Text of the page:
BOOM! We’re back. After an epic 18 day trip to Vietnam and Cambodia (see Planning Vietnam & Planning Cambodia for details) my blog is back on-the-go and it will soon be filling up with all our views, reviews and news from our self-titled Upside Down Heart Tour. What’s more, we moved home just 3 days before our adventure started so since we returned last week we’ve been working pretty much non-stop. “Less about you and more about your trip” I hear you cry… OK, let us commence Part One of our Vietnam review and where better to start our story than in Hanoi, Vietnam’s capital city.
Those of you with a keen memory will remember why/how we ended up touring Vietnam (Vietnam: An Accidental Adventure). For those of you that are new to the blog or for those of you too preoccupied with remembering your own damn lives let me remind you; we scored some cheap tickets to Bangkok back in January and having already explored much of Thailand in 2014 we chose to tour Vietnam after hearing such positive things from friends and family. We planned the route based on things picked up in books, blogs and from buddies. Starting our adventure in Hanoi was a great choice although we felt slightly worse for wear having traveled with KLM from London Heathrow > Amsterdam > Bangkok and then with Vietjet Air (great uniforms!) for the final leg to Hanoi. All in all we traveled for over 24 hours; leaving home midday on Monday and arriving in Hanoi around 4pm on Tuesday. I’m sleepy just thinking about it. All things considered, the journey wasn’t too bad. KLM were a delight to travel with and its always a buzz when we land; nothing makes us happier than arriving in foreign climes, bursting through the arrivals door feeling like a celebrity couple and finding our handwritten name on the board of a taxi driver- which is exactly what happened when we touched town in Hanoi’s Noi Bai International Airport.
Our first impressions of Vietnam were made through the window of our 40 minute taxi transfer to Hanoi’s Old Quarter. Scooters, Communism and Coffee were the 3 things that struck me the most. You’ll be amazed how many scooters you can fit onto these tiny streets. It is literally bumper-to-bumper and handlebar-to-handlebar. If ever we thought Bangkok was big on bikes, Vietnam completely blows them out of the water. Expect to see entire families, fragile loads, flammable liquids, livestock, deadstock and more oddities hanging from these two wheeled devils; and good luck enjoying your very own real-life version of the classic game Frogger as you hop across the road between them. The Communist pride clearly shines through in this region of North Vietnam and every lamp post is adorned with either the red of the Vietnamese flag or the red flag of the communist hammer and sickle. The coffee shops became more and more frequent as we approached our home for the next four days; again this is a proud heritage which was introduced during the French colonisation. The Vietnamese utilise a unique one-cup coffee filtration system and I highly recommend their yummy take on the humble iced Latte by using sweet, condensed milk rather than fresh milk.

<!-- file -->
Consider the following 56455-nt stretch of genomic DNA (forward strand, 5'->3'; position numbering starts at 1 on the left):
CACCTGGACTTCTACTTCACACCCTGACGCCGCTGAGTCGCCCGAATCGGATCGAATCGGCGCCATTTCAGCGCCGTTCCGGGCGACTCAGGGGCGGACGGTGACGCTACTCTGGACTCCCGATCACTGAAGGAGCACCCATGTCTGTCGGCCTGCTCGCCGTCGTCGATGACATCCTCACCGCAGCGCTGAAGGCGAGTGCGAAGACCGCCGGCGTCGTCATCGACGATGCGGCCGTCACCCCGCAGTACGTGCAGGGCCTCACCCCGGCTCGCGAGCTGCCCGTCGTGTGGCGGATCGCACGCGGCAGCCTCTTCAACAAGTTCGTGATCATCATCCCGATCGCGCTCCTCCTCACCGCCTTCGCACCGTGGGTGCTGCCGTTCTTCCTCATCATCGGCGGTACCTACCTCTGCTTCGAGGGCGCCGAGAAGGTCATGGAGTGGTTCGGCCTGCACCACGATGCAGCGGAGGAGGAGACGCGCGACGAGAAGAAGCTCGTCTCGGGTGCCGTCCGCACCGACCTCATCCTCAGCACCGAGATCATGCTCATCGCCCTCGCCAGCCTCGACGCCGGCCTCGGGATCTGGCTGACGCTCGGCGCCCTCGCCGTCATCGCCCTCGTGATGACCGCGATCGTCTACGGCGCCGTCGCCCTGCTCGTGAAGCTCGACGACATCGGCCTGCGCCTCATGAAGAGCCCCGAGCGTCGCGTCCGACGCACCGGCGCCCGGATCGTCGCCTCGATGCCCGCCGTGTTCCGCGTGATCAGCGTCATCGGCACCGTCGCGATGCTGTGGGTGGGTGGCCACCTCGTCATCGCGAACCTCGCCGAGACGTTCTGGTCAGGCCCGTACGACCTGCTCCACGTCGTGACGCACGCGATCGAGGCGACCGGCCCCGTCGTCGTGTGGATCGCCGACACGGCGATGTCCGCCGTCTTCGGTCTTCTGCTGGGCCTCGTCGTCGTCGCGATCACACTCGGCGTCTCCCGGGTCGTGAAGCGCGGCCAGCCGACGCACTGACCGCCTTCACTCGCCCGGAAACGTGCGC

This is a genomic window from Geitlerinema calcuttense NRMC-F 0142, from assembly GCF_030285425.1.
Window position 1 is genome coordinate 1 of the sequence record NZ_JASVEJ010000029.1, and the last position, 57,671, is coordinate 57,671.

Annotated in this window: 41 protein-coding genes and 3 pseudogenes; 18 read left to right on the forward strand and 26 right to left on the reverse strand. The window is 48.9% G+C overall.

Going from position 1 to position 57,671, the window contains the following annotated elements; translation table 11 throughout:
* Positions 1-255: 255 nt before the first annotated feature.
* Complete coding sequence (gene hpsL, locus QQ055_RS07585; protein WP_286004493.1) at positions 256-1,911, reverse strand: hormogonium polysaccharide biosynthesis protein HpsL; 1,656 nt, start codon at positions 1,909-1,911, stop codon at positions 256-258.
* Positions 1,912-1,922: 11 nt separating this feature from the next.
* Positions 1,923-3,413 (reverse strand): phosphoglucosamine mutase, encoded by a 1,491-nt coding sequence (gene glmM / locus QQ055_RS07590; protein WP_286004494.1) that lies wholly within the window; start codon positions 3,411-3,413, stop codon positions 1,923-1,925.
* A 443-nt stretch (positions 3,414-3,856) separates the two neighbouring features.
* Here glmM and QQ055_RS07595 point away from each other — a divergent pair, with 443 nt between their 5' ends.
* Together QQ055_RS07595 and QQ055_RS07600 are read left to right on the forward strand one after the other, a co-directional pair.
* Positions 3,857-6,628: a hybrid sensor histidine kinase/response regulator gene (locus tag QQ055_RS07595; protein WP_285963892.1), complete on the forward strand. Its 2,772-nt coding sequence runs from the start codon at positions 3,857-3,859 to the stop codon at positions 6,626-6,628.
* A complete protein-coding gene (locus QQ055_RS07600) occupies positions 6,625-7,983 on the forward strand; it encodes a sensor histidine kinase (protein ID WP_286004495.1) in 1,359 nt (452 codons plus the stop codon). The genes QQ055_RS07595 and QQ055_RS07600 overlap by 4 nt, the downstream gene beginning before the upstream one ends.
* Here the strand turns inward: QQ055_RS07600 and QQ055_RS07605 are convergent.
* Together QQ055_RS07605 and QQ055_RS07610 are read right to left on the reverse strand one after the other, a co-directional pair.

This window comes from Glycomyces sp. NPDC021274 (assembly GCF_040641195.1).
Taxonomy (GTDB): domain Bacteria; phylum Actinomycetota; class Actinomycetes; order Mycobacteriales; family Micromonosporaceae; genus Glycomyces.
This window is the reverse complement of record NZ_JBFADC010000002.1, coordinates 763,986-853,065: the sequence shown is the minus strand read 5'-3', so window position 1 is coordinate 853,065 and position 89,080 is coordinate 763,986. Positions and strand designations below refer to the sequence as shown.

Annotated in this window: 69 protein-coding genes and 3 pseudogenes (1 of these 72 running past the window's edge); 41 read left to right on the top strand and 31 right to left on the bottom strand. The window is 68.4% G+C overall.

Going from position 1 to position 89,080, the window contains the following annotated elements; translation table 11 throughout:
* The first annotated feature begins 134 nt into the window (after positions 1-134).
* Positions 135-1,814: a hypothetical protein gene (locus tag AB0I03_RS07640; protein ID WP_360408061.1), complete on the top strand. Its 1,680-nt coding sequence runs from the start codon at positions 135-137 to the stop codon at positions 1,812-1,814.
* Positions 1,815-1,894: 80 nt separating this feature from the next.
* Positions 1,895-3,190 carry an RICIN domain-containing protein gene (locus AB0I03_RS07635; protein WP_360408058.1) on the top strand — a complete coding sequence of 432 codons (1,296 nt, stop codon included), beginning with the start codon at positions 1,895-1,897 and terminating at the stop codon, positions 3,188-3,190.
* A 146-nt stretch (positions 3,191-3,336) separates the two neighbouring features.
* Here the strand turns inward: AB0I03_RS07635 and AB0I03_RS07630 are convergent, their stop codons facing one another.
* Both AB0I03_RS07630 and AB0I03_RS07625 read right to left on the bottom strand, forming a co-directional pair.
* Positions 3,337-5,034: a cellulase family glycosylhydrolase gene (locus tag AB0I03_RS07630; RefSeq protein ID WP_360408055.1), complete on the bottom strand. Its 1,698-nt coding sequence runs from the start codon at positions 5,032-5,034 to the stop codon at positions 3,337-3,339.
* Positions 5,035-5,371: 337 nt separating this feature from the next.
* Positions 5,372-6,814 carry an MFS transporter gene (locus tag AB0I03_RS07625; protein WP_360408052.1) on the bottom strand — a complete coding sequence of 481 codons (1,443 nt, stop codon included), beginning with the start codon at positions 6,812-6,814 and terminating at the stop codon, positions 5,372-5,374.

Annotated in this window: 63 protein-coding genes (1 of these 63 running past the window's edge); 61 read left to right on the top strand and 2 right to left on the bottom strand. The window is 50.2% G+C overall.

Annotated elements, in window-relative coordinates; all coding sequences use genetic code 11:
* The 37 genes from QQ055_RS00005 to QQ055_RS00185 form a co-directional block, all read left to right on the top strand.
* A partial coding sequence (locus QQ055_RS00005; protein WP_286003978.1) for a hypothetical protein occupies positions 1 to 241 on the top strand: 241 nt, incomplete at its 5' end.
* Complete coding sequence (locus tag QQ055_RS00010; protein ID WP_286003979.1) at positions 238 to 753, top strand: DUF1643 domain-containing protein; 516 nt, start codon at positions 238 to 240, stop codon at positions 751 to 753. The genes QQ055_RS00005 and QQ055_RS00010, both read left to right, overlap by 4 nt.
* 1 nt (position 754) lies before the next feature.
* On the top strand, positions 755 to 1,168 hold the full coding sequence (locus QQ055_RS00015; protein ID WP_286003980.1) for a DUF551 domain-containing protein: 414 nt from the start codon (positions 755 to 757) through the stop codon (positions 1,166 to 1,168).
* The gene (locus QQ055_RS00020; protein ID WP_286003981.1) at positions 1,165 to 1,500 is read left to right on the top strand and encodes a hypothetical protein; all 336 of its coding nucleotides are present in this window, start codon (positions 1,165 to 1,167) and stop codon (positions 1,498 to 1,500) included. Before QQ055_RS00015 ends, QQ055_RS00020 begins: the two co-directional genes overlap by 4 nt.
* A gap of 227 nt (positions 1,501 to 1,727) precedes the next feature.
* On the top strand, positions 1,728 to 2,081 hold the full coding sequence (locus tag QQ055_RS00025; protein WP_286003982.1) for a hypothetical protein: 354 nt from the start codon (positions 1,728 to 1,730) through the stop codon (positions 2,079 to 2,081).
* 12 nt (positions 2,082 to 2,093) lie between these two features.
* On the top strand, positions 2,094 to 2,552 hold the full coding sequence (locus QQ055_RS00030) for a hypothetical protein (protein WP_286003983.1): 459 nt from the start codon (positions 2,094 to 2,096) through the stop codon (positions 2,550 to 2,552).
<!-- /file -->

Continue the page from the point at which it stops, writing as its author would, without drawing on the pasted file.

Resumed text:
As we checked into the tired looking Hotel Amanda (how appropriate given our 28 hour day so far…) for our 4 night stay in Hanoi we were instantly amazed by the narrow, bustling streets of Hanoi’s Old Quarter. The area oozed charm and character. The shabby area is clearly poor (read: developing) but bursting with pride and practicality. Want a lettuce? There’s a lady on the floor selling a selection. Looking for some dodgy looking liquor? Not a problem, the guy on the corner sells plenty. Searching for dinner? Grab a plastic stool and join the family next door selling out of their kitchen-come-home. When booking this trip we were expecting something a little similar to Thailand but instantly, as you can now imagine, Bangkok this certainly is not…. and at this point I’m not too sure how I feel about that…
Onwards and upwards (literally) as we headed off in search for a nice bar for a bite and some beer. Caps N’ Taps was our first port of call, providing balcony views, live music and some cold, cold, beers. I highly recommend this joint and it provided the perfect springboard to some more drinking down the road. It can’t be a late night however as tomorrow we’re off to the sexy Halong Bay for a 2 day, 1 night luxury boat trip. I implore everybody visiting Hanoi to make the 2 hour journey to Halong Bay and take advantage of a boat trip for a night or 2. It is a highly popular excursion and rightly so. I’m leaving this subject right there as Halong Bay deserves its very own post (coming soon!).